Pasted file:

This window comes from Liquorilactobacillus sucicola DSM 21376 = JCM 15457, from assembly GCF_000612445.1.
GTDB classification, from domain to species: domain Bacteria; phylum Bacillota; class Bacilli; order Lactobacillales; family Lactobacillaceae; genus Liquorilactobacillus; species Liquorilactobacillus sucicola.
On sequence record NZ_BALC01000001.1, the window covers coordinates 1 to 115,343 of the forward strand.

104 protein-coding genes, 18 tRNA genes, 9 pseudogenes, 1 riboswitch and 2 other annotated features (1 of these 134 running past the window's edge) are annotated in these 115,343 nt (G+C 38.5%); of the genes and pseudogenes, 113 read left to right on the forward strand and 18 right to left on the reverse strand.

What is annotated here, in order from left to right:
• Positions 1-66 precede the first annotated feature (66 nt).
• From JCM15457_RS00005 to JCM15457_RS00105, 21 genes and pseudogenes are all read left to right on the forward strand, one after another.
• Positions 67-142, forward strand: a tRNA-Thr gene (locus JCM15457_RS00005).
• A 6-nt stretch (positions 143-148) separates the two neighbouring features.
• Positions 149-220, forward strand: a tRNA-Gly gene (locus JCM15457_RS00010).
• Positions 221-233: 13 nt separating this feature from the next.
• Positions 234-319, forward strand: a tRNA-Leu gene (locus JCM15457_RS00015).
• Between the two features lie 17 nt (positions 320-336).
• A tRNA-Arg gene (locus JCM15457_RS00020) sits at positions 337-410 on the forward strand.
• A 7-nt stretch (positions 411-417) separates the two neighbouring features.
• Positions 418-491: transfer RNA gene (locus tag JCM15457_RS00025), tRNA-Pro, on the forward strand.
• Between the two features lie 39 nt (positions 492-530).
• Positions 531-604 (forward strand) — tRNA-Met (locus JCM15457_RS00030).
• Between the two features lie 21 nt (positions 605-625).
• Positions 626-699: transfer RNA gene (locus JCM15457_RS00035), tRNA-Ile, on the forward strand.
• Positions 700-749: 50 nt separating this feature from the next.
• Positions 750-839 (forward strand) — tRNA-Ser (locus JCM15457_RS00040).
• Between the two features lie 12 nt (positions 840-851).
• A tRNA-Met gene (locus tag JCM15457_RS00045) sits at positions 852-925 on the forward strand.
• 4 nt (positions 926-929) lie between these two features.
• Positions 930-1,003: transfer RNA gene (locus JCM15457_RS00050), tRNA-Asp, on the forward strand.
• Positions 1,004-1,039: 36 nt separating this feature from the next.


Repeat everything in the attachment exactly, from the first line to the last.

This window comes from Liquorilactobacillus sucicola DSM 21376 = JCM 15457, from assembly GCF_000612445.1.
GTDB classification, from domain to species: domain Bacteria; phylum Bacillota; class Bacilli; order Lactobacillales; family Lactobacillaceae; genus Liquorilactobacillus; species Liquorilactobacillus sucicola.
On sequence record NZ_BALC01000001.1, the window covers coordinates 1 to 115,343 of the forward strand.

104 protein-coding genes, 18 tRNA genes, 9 pseudogenes, 1 riboswitch and 2 other annotated features (1 of these 134 running past the window's edge) are annotated in these 115,343 nt (G+C 38.5%); of the genes and pseudogenes, 113 read left to right on the forward strand and 18 right to left on the reverse strand.

What is annotated here, in order from left to right:
• Positions 1-66 precede the first annotated feature (66 nt).
• From JCM15457_RS00005 to JCM15457_RS00105, 21 genes and pseudogenes are all read left to right on the forward strand, one after another.
• Positions 67-142, forward strand: a tRNA-Thr gene (locus JCM15457_RS00005).
• A 6-nt stretch (positions 143-148) separates the two neighbouring features.
• Positions 149-220, forward strand: a tRNA-Gly gene (locus JCM15457_RS00010).
• Positions 221-233: 13 nt separating this feature from the next.
• Positions 234-319, forward strand: a tRNA-Leu gene (locus JCM15457_RS00015).
• Between the two features lie 17 nt (positions 320-336).
• A tRNA-Arg gene (locus JCM15457_RS00020) sits at positions 337-410 on the forward strand.
• A 7-nt stretch (positions 411-417) separates the two neighbouring features.
• Positions 418-491: transfer RNA gene (locus tag JCM15457_RS00025), tRNA-Pro, on the forward strand.
• Between the two features lie 39 nt (positions 492-530).
• Positions 531-604 (forward strand) — tRNA-Met (locus JCM15457_RS00030).
• Between the two features lie 21 nt (positions 605-625).
• Positions 626-699: transfer RNA gene (locus JCM15457_RS00035), tRNA-Ile, on the forward strand.
• Positions 700-749: 50 nt separating this feature from the next.
• Positions 750-839 (forward strand) — tRNA-Ser (locus JCM15457_RS00040).
• Between the two features lie 12 nt (positions 840-851).
• A tRNA-Met gene (locus tag JCM15457_RS00045) sits at positions 852-925 on the forward strand.
• 4 nt (positions 926-929) lie between these two features.
• Positions 930-1,003: transfer RNA gene (locus JCM15457_RS00050), tRNA-Asp, on the forward strand.
• Positions 1,004-1,039: 36 nt separating this feature from the next.